Rev. Brummel is the pastor of the Protestant Reformed Church in Edgerton, Minnesota.

After more than 20 years of correspondence and visits, the way has been opened by God for our churches to involve themselves in a difficult and intimidating work. This is a work which could well take as many more years to establish. When by God’s grace it becomes established it will be a work that will require much manpower and financial sacrifice. Out of love for God and His truth we face the challenge with confident hope. That challenge is establishing a mission in Ghana, Africa.

Where is Ghana? What is life like in Ghana? How much money does an average Ghanaian make? What challenges do we as churches face in establishing a mission there? These are questions which are being asked after Synod i996 of the Protestant Reformed Churches approved calling a missionary to labor in Accra, Ghana.

Location and Climate

Ghana, a country of about 18 million people, is located about 5,000 miles away from us on the southern coast of West Africa. The rectangular country compares to the state of Missouri in size. The widest distance from east to west measures about 310 miles, while it is 445 miles long from north to south.

Southern Ghana has two wet seasons and two dry seasons. It is difficult to predict when one or the other is to begin. Generally the most rain, between 30 and 45 inches, falls between March and July and between September and November. The month of August as well as the period from December to February is dry. The hot, dry winds howl across the Sahara from December to February, blowing down not only the heat but also the sand from the Sahara desert. The average year-round temperature is 80 degrees Fahrenheit.


The country of Ghana has a rich history and an important place in West Africa. Known from an early time for its wealth of gold, Ghana was named “El Mina” by the Portuguese, meaning “the mine.” French explorers called the district the “Gold Coast,” which remained its name throughout the colonial era until independence in 1957 when it became known as Ghana. Ghana still has an estimated 126,000,000 pounds of gold waiting to be dug from the ground.

Many European nations envied the Portuguese control of the African coast, and the Dutch, English, French, Danes, Swedes, and Germans began to flock to the Gold Coast. Disputes and wars abounded over who would control not only the gold market, but also the slave trade which was becoming increasingly popular. Europeans traded linen, silk, beads, copper, brass, guns, gunpowder, and alcohol for the gold and the slaves. Many locals grew rich by working alongside the Europeans or by demanding bribes. The port cities of the Gold Coast became powerful commercial centers. In 1807 the slave trade was abolished by Britain. Raw materials such as palm oil and cocoa began to be exported in the place of slaves, and the country retained its commercial importance.

In the late 1800s, due to the greed for new colonies and the lack of raw materials, Britain invaded the Gold Coast and overthrew the existing king. From 1901 until 1956 the Gold Coast was ruled by the British, but its people increasingly chafed under the unfairness of the colonial system. The country finally gained independence in 1957, and in 1960 Ghana, with its new name, became a republic. Harsh, power-hungry rulers and corrupt politics brought Ghana into a bad economic state throughout the 1970s. Government overspending, mismanagement, corruption, uncontrolled inflation, and drought reduced this once prosperous country to poverty. In 1982 the economy collapsed almost completely. Under new leadership, the country has seen steady economic recovery since 1984 at approximately 5% per year. Still the average yearly income per person is only $400.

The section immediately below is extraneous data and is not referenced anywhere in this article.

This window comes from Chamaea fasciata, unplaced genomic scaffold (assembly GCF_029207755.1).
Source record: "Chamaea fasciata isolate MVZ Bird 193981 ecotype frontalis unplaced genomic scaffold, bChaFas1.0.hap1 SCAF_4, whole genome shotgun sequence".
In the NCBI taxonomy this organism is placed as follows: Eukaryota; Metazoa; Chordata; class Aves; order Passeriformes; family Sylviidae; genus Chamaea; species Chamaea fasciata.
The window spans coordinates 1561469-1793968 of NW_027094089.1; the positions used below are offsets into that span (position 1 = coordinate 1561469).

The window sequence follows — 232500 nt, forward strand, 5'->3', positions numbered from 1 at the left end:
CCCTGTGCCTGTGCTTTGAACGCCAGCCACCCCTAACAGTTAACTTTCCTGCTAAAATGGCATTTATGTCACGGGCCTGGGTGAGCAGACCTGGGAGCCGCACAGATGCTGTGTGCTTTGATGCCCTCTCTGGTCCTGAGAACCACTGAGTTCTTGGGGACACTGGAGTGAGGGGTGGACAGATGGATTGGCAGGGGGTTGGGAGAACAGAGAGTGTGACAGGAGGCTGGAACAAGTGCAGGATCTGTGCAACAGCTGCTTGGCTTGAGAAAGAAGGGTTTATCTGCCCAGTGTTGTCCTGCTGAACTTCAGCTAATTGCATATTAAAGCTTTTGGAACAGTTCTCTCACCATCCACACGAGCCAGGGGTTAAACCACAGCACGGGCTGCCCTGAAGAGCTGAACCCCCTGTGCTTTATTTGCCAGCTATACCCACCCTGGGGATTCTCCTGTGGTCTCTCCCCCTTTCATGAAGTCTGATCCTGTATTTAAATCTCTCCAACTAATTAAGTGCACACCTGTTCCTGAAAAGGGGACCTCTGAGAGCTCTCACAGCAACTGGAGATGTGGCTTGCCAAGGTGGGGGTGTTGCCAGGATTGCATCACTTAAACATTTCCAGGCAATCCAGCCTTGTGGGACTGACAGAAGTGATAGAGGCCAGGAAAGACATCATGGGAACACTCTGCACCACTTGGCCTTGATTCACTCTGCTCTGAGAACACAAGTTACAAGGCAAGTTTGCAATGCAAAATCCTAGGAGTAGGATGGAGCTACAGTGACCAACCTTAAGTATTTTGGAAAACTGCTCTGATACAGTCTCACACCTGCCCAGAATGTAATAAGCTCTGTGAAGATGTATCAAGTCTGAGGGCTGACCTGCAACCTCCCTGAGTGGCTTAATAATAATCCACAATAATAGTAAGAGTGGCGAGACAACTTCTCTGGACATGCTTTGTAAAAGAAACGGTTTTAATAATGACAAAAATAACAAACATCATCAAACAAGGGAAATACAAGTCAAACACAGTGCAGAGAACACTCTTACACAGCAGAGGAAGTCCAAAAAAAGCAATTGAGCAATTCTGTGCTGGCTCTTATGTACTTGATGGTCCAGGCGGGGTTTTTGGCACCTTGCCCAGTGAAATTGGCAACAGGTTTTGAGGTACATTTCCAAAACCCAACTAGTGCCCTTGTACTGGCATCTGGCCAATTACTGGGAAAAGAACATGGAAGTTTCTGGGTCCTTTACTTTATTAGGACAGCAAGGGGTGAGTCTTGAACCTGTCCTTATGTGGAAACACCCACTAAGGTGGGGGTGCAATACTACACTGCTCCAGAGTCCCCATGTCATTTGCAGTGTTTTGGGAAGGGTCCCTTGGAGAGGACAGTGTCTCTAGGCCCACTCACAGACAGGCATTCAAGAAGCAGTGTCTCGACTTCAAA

Children are supposed to go to school for at least 10 years after they turn six years old. The government provides free schooling throughout the country. Students are required to study English, which is the official language of the country. Students can apply for admission to one of the three universities in Ghana if they do well in school.

There are six major language and cultural divisions in Ghana. The country has made remarkable progress in uniting these various ethnic groups without tension. One contributing factor has been making English the official language. Although English is the official language, one or more of the other languages would have to be learned by the missionary who goes to Ghana. The literacy rate, though improving and one of the highest in Africa, is only 53%.


The government of Ghana, though formerly hostile to Christianity, now provides its citizens with religious freedom.

As early as the mid-1800s many missionary societies began to establish themselves in Ghana. Hundreds of schools were built by the missionary societies, and many of the Ghanaians became not only Christian, but also highly educated, desiring to become more “European.” Christianity had a profound effect on the culture and society, but did not spread far beyond the coastal regions of the country.

Between 60% and 70% of southern Ghanaians profess to be Christian. Of these, about 30% are Protestant, 20% Roman Catholic, and 20% part of other sects and groups including Jehovah’s Witnesses, Mormans, Church of the 12 Apostles, and others. Although 40% of southern Ghanaians profess to be affiliated with a church, less than 15% attend church regularly. Throughout the entire country the percentages are, approximately: 45% traditional beliefs, 43% Christianity of some kind, and 12% Muslim.